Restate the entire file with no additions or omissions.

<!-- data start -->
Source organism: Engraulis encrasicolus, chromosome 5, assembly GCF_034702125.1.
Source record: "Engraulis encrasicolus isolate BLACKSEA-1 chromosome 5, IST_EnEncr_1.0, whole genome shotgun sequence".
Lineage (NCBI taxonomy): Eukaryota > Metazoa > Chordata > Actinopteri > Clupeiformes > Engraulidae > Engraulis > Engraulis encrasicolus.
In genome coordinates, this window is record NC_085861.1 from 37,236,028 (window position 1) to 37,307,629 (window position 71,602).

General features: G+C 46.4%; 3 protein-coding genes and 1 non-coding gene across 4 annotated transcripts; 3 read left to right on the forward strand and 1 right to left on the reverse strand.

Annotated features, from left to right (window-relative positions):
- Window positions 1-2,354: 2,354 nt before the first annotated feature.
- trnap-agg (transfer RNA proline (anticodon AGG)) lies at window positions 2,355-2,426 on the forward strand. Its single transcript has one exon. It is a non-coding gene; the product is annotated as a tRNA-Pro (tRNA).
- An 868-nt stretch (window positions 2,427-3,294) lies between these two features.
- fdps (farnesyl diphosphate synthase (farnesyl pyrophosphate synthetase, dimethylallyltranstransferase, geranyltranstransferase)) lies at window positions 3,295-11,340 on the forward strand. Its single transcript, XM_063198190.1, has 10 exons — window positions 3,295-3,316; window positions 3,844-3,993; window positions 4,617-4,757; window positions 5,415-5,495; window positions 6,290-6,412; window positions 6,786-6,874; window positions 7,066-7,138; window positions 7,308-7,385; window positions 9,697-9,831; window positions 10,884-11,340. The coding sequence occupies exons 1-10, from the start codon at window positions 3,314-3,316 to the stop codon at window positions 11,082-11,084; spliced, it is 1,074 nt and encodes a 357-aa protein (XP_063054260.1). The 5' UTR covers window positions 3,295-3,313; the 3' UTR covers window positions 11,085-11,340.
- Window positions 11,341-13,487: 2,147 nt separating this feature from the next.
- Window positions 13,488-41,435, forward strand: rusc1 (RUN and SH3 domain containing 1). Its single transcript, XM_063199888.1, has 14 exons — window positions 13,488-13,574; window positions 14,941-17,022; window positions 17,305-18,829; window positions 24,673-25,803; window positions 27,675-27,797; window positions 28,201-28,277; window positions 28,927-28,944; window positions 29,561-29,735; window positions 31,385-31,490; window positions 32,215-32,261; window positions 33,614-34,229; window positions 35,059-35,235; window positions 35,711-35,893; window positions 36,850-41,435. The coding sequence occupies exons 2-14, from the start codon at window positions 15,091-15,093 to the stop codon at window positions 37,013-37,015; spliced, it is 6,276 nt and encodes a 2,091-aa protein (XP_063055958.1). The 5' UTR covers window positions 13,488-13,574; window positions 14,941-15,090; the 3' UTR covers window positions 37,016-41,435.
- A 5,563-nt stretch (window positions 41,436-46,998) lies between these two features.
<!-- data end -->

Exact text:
Source organism: Engraulis encrasicolus, chromosome 5, assembly GCF_034702125.1.
Source record: "Engraulis encrasicolus isolate BLACKSEA-1 chromosome 5, IST_EnEncr_1.0, whole genome shotgun sequence".
Lineage (NCBI taxonomy): Eukaryota > Metazoa > Chordata > Actinopteri > Clupeiformes > Engraulidae > Engraulis > Engraulis encrasicolus.
In genome coordinates, this window is record NC_085861.1 from 37,236,028 (window position 1) to 37,307,629 (window position 71,602).

General features: G+C 46.4%; 3 protein-coding genes and 1 non-coding gene across 4 annotated transcripts; 3 read left to right on the forward strand and 1 right to left on the reverse strand.

Annotated features, from left to right (window-relative positions):
- Window positions 1-2,354: 2,354 nt before the first annotated feature.
- trnap-agg (transfer RNA proline (anticodon AGG)) lies at window positions 2,355-2,426 on the forward strand. Its single transcript has one exon. It is a non-coding gene; the product is annotated as a tRNA-Pro (tRNA).
- An 868-nt stretch (window positions 2,427-3,294) lies between these two features.
- fdps (farnesyl diphosphate synthase (farnesyl pyrophosphate synthetase, dimethylallyltranstransferase, geranyltranstransferase)) lies at window positions 3,295-11,340 on the forward strand. Its single transcript, XM_063198190.1, has 10 exons — window positions 3,295-3,316; window positions 3,844-3,993; window positions 4,617-4,757; window positions 5,415-5,495; window positions 6,290-6,412; window positions 6,786-6,874; window positions 7,066-7,138; window positions 7,308-7,385; window positions 9,697-9,831; window positions 10,884-11,340. The coding sequence occupies exons 1-10, from the start codon at window positions 3,314-3,316 to the stop codon at window positions 11,082-11,084; spliced, it is 1,074 nt and encodes a 357-aa protein (XP_063054260.1). The 5' UTR covers window positions 3,295-3,313; the 3' UTR covers window positions 11,085-11,340.
- Window positions 11,341-13,487: 2,147 nt separating this feature from the next.
- Window positions 13,488-41,435, forward strand: rusc1 (RUN and SH3 domain containing 1). Its single transcript, XM_063199888.1, has 14 exons — window positions 13,488-13,574; window positions 14,941-17,022; window positions 17,305-18,829; window positions 24,673-25,803; window positions 27,675-27,797; window positions 28,201-28,277; window positions 28,927-28,944; window positions 29,561-29,735; window positions 31,385-31,490; window positions 32,215-32,261; window positions 33,614-34,229; window positions 35,059-35,235; window positions 35,711-35,893; window positions 36,850-41,435. The coding sequence occupies exons 2-14, from the start codon at window positions 15,091-15,093 to the stop codon at window positions 37,013-37,015; spliced, it is 6,276 nt and encodes a 2,091-aa protein (XP_063055958.1). The 5' UTR covers window positions 13,488-13,574; window positions 14,941-15,090; the 3' UTR covers window positions 37,016-41,435.
- A 5,563-nt stretch (window positions 41,436-46,998) lies between these two features.